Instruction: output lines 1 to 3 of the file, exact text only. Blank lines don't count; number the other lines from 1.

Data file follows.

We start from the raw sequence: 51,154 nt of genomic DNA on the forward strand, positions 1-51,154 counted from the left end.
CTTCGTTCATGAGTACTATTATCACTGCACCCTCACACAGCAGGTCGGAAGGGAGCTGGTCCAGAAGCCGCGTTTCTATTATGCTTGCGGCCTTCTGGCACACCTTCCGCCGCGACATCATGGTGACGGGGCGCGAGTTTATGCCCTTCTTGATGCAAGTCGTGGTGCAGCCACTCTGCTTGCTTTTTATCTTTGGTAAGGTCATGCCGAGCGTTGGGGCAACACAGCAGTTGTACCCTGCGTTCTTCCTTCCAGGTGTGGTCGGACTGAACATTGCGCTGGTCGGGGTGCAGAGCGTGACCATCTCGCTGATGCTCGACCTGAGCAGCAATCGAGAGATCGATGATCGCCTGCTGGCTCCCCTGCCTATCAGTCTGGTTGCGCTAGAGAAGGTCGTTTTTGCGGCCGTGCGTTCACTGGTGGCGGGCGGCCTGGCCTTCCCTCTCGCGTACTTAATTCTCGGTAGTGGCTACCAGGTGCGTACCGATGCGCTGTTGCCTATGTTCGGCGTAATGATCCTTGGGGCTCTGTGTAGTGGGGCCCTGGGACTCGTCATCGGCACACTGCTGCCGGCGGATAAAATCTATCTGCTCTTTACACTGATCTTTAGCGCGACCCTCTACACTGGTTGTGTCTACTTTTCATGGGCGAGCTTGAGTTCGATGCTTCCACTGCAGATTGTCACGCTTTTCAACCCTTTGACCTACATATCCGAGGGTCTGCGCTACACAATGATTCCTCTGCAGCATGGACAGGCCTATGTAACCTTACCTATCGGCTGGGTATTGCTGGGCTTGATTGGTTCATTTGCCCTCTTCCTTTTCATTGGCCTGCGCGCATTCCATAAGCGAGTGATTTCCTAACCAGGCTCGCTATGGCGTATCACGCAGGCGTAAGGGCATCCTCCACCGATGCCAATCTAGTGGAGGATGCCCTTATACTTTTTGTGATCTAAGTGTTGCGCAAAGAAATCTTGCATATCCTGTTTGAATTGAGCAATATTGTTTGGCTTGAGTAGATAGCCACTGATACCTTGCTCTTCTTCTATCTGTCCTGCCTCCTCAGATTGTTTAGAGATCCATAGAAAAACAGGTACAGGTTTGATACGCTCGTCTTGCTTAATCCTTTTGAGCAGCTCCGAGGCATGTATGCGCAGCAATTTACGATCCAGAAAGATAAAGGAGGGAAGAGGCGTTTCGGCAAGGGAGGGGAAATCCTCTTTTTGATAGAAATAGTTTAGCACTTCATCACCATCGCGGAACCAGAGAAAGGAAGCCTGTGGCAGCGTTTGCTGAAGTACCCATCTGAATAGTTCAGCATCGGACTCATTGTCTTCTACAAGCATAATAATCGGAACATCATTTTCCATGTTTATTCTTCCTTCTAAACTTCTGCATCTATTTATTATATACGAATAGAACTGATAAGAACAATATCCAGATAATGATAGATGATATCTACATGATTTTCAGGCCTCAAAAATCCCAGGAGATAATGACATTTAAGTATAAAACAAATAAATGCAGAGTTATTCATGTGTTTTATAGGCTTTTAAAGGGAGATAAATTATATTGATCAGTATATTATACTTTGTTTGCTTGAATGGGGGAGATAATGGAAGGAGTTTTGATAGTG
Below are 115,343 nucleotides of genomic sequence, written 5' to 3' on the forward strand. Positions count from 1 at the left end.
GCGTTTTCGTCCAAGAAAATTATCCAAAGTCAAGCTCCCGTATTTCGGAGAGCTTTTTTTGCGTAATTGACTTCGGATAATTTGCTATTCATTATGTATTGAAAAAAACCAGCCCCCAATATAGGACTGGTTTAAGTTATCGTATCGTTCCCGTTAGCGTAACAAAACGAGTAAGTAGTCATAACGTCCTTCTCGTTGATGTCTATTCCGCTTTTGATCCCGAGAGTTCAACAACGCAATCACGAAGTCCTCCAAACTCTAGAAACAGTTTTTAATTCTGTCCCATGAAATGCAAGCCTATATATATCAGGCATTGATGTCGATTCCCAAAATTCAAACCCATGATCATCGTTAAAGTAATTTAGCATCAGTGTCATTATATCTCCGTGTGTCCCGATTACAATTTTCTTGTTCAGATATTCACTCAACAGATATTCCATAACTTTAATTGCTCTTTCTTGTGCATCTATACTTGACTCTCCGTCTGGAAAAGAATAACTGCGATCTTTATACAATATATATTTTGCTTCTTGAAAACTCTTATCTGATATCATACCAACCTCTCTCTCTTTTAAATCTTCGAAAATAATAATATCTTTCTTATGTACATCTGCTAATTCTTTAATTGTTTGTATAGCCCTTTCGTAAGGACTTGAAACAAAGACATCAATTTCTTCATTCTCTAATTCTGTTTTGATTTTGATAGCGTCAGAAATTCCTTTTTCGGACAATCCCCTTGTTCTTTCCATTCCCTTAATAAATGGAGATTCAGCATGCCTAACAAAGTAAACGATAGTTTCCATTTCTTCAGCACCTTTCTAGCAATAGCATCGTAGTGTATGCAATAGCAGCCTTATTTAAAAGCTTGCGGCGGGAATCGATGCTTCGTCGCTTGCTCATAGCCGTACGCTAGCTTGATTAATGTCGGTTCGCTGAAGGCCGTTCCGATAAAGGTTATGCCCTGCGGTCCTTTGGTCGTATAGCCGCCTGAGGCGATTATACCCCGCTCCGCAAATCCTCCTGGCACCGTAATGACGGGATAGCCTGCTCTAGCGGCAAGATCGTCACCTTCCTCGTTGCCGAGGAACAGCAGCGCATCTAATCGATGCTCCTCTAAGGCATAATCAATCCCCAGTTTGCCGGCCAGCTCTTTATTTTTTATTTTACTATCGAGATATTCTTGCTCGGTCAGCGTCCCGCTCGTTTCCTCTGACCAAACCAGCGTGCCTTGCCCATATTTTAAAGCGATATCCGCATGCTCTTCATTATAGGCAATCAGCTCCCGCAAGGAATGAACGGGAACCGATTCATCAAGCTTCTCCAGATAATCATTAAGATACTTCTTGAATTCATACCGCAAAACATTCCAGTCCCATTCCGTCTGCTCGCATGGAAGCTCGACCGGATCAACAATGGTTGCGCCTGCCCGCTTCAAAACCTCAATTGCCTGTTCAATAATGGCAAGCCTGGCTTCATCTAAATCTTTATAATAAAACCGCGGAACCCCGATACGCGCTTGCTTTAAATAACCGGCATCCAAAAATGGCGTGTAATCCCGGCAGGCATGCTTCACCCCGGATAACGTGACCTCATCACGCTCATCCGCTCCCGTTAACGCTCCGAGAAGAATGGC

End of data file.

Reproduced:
We start from the raw sequence: 51,154 nt of genomic DNA on the forward strand, positions 1-51,154 counted from the left end.
CTTCGTTCATGAGTACTATTATCACTGCACCCTCACACAGCAGGTCGGAAGGGAGCTGGTCCAGAAGCCGCGTTTCTATTATGCTTGCGGCCTTCTGGCACACCTTCCGCCGCGACATCATGGTGACGGGGCGCGAGTTTATGCCCTTCTTGATGCAAGTCGTGGTGCAGCCACTCTGCTTGCTTTTTATCTTTGGTAAGGTCATGCCGAGCGTTGGGGCAACACAGCAGTTGTACCCTGCGTTCTTCCTTCCAGGTGTGGTCGGACTGAACATTGCGCTGGTCGGGGTGCAGAGCGTGACCATCTCGCTGATGCTCGACCTGAGCAGCAATCGAGAGATCGATGATCGCCTGCTGGCTCCCCTGCCTATCAGTCTGGTTGCGCTAGAGAAGGTCGTTTTTGCGGCCGTGCGTTCACTGGTGGCGGGCGGCCTGGCCTTCCCTCTCGCGTACTTAATTCTCGGTAGTGGCTACCAGGTGCGTACCGATGCGCTGTTGCCTATGTTCGGCGTAATGATCCTTGGGGCTCTGTGTAGTGGGGCCCTGGGACTCGTCATCGGCACACTGCTGCCGGCGGATAAAATCTATCTGCTCTTTACACTGATCTTTAGCGCGACCCTCTACACTGGTTGTGTCTACTTTTCATGGGCGAGCTTGAGTTCGATGCTTCCACTGCAGATTGTCACGCTTTTCAACCCTTTGACCTACATATCCGAGGGTCTGCGCTACACAATGATTCCTCTGCAGCATGGACAGGCCTATGTAACCTTACCTATCGGCTGGGTATTGCTGGGCTTGATTGGTTCATTTGCCCTCTTCCTTTTCATTGGCCTGCGCGCATTCCATAAGCGAGTGATTTCCTAACCAGGCTCGCTATGGCGTATCACGCAGGCGTAAGGGCATCCTCCACCGATGCCAATCTAGTGGAGGATGCCCTTATACTTTTTGTGATCTAAGTGTTGCGCAAAGAAATCTTGCATATCCTGTTTGAATTGAGCAATATTGTTTGGCTTGAGTAGATAGCCACTGATACCTTGCTCTTCTTCTATCTGTCCTGCCTCCTCAGATTGTTTAGAGATCCATAGAAAAACAGGTACAGGTTTGATACGCTCGTCTTGCTTAATCCTTTTGAGCAGCTCCGAGGCATGTATGCGCAGCAATTTACGATCCAGAAAGATAAAGGAGGGAAGAGGCGTTTCGGCAAGGGAGGGGAAATCCTCTTTTTGATAGAAATAGTTTAGCACTTCATCACCATCGCGGAACCAGAGAAAGGAAGCCTGTGGCAGCGTTTGCTGAAGTACCCATCTGAATAGTTCAGCATCGGACTCATTGTCTTCTACAAGCATAATAATCGGAACATCATTTTCCATGTTTATTCTTCCTTCTAAACTTCTGCATCTATTTATTATATACGAATAGAACTGATAAGAACAATATCCAGATAATGATAGATGATATCTACATGATTTTCAGGCCTCAAAAATCCCAGGAGATAATGACATTTAAGTATAAAACAAATAAATGCAGAGTTATTCATGTGTTTTATAGGCTTTTAAAGGGAGATAAATTATATTGATCAGTATATTATACTTTGTTTGCTTGAATGGGGGAGATAATGGAAGGAGTTTTGATAGTG
Below are 115,343 nucleotides of genomic sequence, written 5' to 3' on the forward strand. Positions count from 1 at the left end.